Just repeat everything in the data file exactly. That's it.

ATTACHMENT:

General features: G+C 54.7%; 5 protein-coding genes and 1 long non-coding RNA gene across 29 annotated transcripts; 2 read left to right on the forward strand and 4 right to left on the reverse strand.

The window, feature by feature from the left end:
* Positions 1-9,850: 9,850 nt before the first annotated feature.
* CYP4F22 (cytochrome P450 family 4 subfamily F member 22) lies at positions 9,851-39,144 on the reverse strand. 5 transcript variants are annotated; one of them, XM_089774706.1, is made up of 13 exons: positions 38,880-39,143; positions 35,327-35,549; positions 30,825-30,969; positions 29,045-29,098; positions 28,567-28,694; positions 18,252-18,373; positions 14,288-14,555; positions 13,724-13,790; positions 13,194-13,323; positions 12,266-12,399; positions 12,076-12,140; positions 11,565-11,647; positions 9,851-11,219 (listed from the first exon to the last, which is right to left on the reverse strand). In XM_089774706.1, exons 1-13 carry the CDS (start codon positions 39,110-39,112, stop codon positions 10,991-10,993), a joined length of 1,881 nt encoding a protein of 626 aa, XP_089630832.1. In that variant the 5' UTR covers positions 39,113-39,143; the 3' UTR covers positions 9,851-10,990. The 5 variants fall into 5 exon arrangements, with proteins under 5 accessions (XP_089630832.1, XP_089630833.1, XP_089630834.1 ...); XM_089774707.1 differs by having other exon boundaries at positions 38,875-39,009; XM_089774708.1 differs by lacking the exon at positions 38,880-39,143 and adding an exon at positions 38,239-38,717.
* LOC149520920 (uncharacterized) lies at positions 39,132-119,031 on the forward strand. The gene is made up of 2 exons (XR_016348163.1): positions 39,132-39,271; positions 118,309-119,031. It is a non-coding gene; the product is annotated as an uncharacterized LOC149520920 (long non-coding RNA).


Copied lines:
General features: G+C 54.7%; 5 protein-coding genes and 1 long non-coding RNA gene across 29 annotated transcripts; 2 read left to right on the forward strand and 4 right to left on the reverse strand.

The window, feature by feature from the left end:
* Positions 1-9,850: 9,850 nt before the first annotated feature.
* CYP4F22 (cytochrome P450 family 4 subfamily F member 22) lies at positions 9,851-39,144 on the reverse strand. 5 transcript variants are annotated; one of them, XM_089774706.1, is made up of 13 exons: positions 38,880-39,143; positions 35,327-35,549; positions 30,825-30,969; positions 29,045-29,098; positions 28,567-28,694; positions 18,252-18,373; positions 14,288-14,555; positions 13,724-13,790; positions 13,194-13,323; positions 12,266-12,399; positions 12,076-12,140; positions 11,565-11,647; positions 9,851-11,219 (listed from the first exon to the last, which is right to left on the reverse strand). In XM_089774706.1, exons 1-13 carry the CDS (start codon positions 39,110-39,112, stop codon positions 10,991-10,993), a joined length of 1,881 nt encoding a protein of 626 aa, XP_089630832.1. In that variant the 5' UTR covers positions 39,113-39,143; the 3' UTR covers positions 9,851-10,990. The 5 variants fall into 5 exon arrangements, with proteins under 5 accessions (XP_089630832.1, XP_089630833.1, XP_089630834.1 ...); XM_089774707.1 differs by having other exon boundaries at positions 38,875-39,009; XM_089774708.1 differs by lacking the exon at positions 38,880-39,143 and adding an exon at positions 38,239-38,717.
* LOC149520920 (uncharacterized) lies at positions 39,132-119,031 on the forward strand. The gene is made up of 2 exons (XR_016348163.1): positions 39,132-39,271; positions 118,309-119,031. It is a non-coding gene; the product is annotated as an uncharacterized LOC149520920 (long non-coding RNA).